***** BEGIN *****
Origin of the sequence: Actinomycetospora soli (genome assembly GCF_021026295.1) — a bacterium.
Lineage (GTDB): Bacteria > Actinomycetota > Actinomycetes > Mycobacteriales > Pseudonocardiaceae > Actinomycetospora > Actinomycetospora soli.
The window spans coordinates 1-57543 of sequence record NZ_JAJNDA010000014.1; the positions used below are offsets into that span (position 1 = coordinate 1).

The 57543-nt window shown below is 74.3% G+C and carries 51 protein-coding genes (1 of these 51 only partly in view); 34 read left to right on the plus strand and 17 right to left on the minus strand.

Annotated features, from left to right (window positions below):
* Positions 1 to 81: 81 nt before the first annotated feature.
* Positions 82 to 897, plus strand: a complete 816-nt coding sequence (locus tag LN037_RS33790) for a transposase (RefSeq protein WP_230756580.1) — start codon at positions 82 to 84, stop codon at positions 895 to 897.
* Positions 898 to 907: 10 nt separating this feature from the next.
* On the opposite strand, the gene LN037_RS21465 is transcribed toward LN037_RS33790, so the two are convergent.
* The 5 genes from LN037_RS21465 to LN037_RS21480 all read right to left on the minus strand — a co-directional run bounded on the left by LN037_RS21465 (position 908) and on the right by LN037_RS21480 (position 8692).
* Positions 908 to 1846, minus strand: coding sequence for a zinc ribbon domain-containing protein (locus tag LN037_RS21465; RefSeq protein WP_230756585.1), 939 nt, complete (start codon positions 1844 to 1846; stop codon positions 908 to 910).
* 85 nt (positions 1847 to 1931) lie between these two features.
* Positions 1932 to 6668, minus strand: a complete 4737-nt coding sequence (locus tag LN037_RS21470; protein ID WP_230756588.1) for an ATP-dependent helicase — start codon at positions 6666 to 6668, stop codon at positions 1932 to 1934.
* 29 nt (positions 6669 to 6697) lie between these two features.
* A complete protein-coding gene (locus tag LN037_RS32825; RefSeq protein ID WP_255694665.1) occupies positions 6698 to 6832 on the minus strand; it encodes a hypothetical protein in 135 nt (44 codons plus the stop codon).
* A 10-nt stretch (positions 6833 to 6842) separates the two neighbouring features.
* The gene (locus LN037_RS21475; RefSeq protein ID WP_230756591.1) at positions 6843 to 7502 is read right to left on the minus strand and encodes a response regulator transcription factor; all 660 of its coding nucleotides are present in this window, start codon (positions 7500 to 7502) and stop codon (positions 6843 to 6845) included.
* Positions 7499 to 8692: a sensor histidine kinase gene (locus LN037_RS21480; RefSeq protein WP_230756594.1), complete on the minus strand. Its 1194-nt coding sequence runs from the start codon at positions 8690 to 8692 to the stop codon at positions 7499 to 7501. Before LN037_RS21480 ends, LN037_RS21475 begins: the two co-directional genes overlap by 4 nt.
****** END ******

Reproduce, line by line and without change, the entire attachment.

Origin of the sequence: Actinomycetospora soli (genome assembly GCF_021026295.1) — a bacterium.
Lineage (GTDB): Bacteria > Actinomycetota > Actinomycetes > Mycobacteriales > Pseudonocardiaceae > Actinomycetospora > Actinomycetospora soli.
The window spans coordinates 1-57543 of sequence record NZ_JAJNDA010000014.1; the positions used below are offsets into that span (position 1 = coordinate 1).

The 57543-nt window shown below is 74.3% G+C and carries 51 protein-coding genes (1 of these 51 only partly in view); 34 read left to right on the plus strand and 17 right to left on the minus strand.

Annotated features, from left to right (window positions below):
* Positions 1 to 81: 81 nt before the first annotated feature.
* Positions 82 to 897, plus strand: a complete 816-nt coding sequence (locus tag LN037_RS33790) for a transposase (RefSeq protein WP_230756580.1) — start codon at positions 82 to 84, stop codon at positions 895 to 897.
* Positions 898 to 907: 10 nt separating this feature from the next.
* On the opposite strand, the gene LN037_RS21465 is transcribed toward LN037_RS33790, so the two are convergent.
* The 5 genes from LN037_RS21465 to LN037_RS21480 all read right to left on the minus strand — a co-directional run bounded on the left by LN037_RS21465 (position 908) and on the right by LN037_RS21480 (position 8692).
* Positions 908 to 1846, minus strand: coding sequence for a zinc ribbon domain-containing protein (locus tag LN037_RS21465; RefSeq protein WP_230756585.1), 939 nt, complete (start codon positions 1844 to 1846; stop codon positions 908 to 910).
* 85 nt (positions 1847 to 1931) lie between these two features.
* Positions 1932 to 6668, minus strand: a complete 4737-nt coding sequence (locus tag LN037_RS21470; protein ID WP_230756588.1) for an ATP-dependent helicase — start codon at positions 6666 to 6668, stop codon at positions 1932 to 1934.
* 29 nt (positions 6669 to 6697) lie between these two features.
* A complete protein-coding gene (locus tag LN037_RS32825; RefSeq protein ID WP_255694665.1) occupies positions 6698 to 6832 on the minus strand; it encodes a hypothetical protein in 135 nt (44 codons plus the stop codon).
* A 10-nt stretch (positions 6833 to 6842) separates the two neighbouring features.
* The gene (locus LN037_RS21475; RefSeq protein ID WP_230756591.1) at positions 6843 to 7502 is read right to left on the minus strand and encodes a response regulator transcription factor; all 660 of its coding nucleotides are present in this window, start codon (positions 7500 to 7502) and stop codon (positions 6843 to 6845) included.
* Positions 7499 to 8692: a sensor histidine kinase gene (locus LN037_RS21480; RefSeq protein WP_230756594.1), complete on the minus strand. Its 1194-nt coding sequence runs from the start codon at positions 8690 to 8692 to the stop codon at positions 7499 to 7501. Before LN037_RS21480 ends, LN037_RS21475 begins: the two co-directional genes overlap by 4 nt.